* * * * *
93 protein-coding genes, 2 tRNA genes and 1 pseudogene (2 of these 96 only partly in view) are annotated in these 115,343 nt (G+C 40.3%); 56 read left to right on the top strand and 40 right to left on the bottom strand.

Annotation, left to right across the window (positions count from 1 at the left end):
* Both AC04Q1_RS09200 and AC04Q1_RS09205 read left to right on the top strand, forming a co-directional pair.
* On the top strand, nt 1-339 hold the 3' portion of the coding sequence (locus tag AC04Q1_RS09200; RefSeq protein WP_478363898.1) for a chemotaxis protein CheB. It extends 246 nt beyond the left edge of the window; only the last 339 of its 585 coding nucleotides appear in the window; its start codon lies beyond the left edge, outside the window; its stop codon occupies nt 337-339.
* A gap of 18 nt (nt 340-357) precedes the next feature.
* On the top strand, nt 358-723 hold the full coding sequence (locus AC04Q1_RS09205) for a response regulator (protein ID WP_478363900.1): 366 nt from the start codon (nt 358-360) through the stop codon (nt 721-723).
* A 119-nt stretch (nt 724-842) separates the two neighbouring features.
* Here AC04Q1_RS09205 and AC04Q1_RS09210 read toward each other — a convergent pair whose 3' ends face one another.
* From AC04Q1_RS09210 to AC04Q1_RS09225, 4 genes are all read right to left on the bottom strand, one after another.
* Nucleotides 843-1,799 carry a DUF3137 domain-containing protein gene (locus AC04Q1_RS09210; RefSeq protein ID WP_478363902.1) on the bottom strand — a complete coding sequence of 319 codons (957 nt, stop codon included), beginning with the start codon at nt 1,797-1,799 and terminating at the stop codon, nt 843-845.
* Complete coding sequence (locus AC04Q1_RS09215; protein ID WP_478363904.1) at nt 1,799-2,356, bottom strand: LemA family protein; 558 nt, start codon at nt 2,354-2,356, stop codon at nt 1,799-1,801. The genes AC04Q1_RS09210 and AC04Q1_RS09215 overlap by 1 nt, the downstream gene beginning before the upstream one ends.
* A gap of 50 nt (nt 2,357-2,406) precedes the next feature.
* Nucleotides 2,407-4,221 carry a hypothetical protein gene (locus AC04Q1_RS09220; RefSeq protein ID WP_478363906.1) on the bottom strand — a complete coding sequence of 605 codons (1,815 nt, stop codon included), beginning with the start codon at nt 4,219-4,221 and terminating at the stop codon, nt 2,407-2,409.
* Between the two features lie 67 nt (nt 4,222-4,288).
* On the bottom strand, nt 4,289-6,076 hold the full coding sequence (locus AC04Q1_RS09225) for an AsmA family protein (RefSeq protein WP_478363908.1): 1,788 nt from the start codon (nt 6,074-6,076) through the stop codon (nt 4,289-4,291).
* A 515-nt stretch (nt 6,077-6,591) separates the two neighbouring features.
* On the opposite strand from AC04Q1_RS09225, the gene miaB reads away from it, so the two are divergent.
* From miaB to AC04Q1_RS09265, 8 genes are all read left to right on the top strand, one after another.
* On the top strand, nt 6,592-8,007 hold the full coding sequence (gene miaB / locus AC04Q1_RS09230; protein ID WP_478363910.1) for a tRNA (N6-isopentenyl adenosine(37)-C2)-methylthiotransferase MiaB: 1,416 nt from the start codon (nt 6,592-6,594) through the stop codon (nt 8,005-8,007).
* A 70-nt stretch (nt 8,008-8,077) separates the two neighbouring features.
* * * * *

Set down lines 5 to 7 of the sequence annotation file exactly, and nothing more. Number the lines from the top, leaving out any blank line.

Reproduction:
* A gap of 18 nt (nt 340-357) precedes the next feature.
* On the top strand, nt 358-723 hold the full coding sequence (locus AC04Q1_RS09205) for a response regulator (protein ID WP_478363900.1): 366 nt from the start codon (nt 358-360) through the stop codon (nt 721-723).
* A 119-nt stretch (nt 724-842) separates the two neighbouring features.